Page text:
No, to blame Iran for Canada's inability to save Kazemi (for example) is neither dishonest nor shameful, but simply an act of putting the blame on the actually guilty party. Iran was the one who murdered Kazemi, there didn't seem to me like there was much more Canada could do and Sadeghi doesn't offer any suggestions either. As for "treating this fine immigrants better," one of Sadeghi's three examples was a war criminal and murderer. Where does Sadeghi get the audacity to point fingers at the Canadian government when states like Iran and people like Omar Khadr are the people she is defending?

This is getting long so I'm going to wrap it up with the grand finale:
"A quick internet search of the recent history of Iranian uprisings, protests and demonstrations immediately exposes that lie: Iranians have been protesting and revolting against the Islamic Republic government since it first came to power -- without the need for sanctions and embassy closures.
If intentionally and knowingly making people suffer is not a violation of human rights, then who knows what is. [My emphasis - M]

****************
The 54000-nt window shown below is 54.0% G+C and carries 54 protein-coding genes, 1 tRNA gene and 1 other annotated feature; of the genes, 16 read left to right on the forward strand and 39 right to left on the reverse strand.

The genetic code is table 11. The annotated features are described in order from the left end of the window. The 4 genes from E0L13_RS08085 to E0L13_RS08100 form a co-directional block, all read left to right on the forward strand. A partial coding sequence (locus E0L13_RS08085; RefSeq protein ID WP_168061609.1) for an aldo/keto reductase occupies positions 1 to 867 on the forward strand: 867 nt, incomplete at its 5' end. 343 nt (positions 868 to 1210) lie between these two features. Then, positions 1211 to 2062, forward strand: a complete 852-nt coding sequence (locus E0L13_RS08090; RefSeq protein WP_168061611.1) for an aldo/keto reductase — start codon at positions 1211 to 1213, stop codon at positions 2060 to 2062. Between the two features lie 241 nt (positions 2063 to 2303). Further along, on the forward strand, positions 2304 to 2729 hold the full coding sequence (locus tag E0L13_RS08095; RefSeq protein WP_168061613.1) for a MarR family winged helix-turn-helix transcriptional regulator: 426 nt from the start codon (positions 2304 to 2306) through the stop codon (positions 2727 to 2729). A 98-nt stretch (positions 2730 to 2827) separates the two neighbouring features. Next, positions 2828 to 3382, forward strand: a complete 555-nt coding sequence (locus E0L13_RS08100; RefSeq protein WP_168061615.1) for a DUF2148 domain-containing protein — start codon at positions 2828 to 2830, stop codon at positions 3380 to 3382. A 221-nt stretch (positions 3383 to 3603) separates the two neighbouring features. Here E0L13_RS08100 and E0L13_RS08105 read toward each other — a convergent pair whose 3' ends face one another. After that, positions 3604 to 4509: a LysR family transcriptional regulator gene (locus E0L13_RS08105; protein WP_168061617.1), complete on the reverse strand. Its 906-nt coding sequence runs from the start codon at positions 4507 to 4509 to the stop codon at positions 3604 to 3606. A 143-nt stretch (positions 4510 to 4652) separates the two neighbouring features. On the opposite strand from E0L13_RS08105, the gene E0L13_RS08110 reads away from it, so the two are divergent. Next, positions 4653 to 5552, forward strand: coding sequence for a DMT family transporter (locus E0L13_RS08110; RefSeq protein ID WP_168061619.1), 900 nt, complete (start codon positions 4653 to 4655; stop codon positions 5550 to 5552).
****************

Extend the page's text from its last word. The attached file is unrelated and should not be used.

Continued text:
Shame on the Canadian government, not just for taking this measure while knowing the full and terrible consequences of it but for ostensibly violating human rights in the name of defending them."
I'm going to repeat that again: "if intentionally and knowingly making people suffer is not a violation of human rights, then who knows what is."

This, unfortunately, is the logical conclusion of all the far left's "human rights" talking points. It has finally reached the point where anything bad that happens to any person is a violation of human rights. Note that Sadeghi declares that making "people" suffer is a violation, not "innocent people." Jailing a murderer, like Omar Khadr? Human rights violation! Preventing Iran from getting nuclear weapons by not buying their stuff? Human rights violation! Cutting off someone in traffic on your way home for work? Congratulations, bub, you just violated that someone's human rights.

No, Ms. Sadeghi, not shame on the Canadian government. Shame on you for being more upset about Canada not doing "enough" to help their hurt and killed citizens than the people actually doing the hurting and the killing. Shame on you for not even bothering to hide your defense of the theocratic regime in Iran, with its crane hangings and rape rooms.

Postscript: Even though Sadeghi's target was Canada in the op-ed, the Huffington Posters knew who was really to blame:

We all know who the real enemy is.

1 comment:

  1. In fairness though, Canada did bomb the Baldwin brothers